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Ask John Neely Bryan: Decluttering Mockingbird, the Ugliest Street in Dallas

Question: What the holy heck happened with those pendant lights on Mockingbird? A few years ago, Patrick Kennedy wrote about the eyesores. A few months later, most of the broken lights were fixed. But then they started going out again. And now most of the poles have been removed — but not all of them. So did the city just give up or what? — Joe C.

Whoa there, boy. I can read the barely disguised resentment hidden between the lines of your message. You’re right to feel angry, embarrassed, even a little ashamed, about how deeply hurt you were that last week I didn’t see fit to communicate with my public in this space as per usual.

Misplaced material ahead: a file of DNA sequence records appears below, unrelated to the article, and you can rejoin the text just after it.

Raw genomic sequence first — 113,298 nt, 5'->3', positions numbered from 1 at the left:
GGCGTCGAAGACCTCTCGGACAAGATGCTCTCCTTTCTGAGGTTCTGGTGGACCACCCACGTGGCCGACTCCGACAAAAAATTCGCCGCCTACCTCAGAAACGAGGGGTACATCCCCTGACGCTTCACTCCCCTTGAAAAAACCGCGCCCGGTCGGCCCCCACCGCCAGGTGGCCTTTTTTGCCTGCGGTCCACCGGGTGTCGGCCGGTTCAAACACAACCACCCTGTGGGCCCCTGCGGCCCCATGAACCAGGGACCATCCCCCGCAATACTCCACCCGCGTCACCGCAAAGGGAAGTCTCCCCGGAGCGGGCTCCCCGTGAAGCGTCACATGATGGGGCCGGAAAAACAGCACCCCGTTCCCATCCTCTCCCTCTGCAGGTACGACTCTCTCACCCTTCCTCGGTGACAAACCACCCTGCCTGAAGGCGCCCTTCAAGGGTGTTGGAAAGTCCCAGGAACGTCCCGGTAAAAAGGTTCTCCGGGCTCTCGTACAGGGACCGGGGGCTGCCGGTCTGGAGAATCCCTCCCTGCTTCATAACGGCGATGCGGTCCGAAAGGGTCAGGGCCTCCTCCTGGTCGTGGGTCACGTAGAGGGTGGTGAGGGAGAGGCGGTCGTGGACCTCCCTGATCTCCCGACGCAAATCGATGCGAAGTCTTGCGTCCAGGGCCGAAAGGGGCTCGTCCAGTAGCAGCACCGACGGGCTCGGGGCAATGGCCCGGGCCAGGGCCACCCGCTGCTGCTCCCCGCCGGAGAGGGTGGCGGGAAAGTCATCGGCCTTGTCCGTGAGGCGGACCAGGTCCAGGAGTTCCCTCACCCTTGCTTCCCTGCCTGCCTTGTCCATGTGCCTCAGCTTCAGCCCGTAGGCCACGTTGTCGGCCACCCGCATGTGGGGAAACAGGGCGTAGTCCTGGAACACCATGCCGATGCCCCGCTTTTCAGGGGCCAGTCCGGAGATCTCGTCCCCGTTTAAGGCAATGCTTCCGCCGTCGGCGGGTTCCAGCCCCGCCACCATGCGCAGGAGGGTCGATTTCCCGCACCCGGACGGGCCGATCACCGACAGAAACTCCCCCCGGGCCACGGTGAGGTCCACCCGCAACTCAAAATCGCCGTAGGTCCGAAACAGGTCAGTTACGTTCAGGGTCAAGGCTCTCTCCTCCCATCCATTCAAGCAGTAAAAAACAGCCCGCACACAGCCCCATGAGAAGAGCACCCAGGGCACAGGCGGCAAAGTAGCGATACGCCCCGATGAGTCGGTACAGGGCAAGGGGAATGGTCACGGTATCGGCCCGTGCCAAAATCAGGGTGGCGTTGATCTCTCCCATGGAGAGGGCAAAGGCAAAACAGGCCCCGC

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Ask John Neely Bryan: Advice For Donald Trump Ahead of His Dallas Visit

ATTN: Mr. Donald John Trump Sr.:

It was with the greatest interest that I received word of your impending plans to escape that coastal hellhole you call home for a visit to the greatest city God ever gave man in the history of the world: Dallas, Texas.

As you know, a not-inconsiderable time has passed since you queried me — asking that I keep the matter out of this public forum — in search of an outline as to the most strategic means by which you might launch a bid for the second-greatest office to which a personage might be elected by the common rabble.

While I was as pleased as Punch you heeded my advice that no thing beats the modern marvel that is a de-escalating staircase when it comes to making a dramatic entrance, I was perturbed not to have received so much as a memorandum of gratitude ahead of your campaign’s initiation.

We need to have a few words.

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Ask John Neely Bryan: Finding Money to Fix Dallas Streets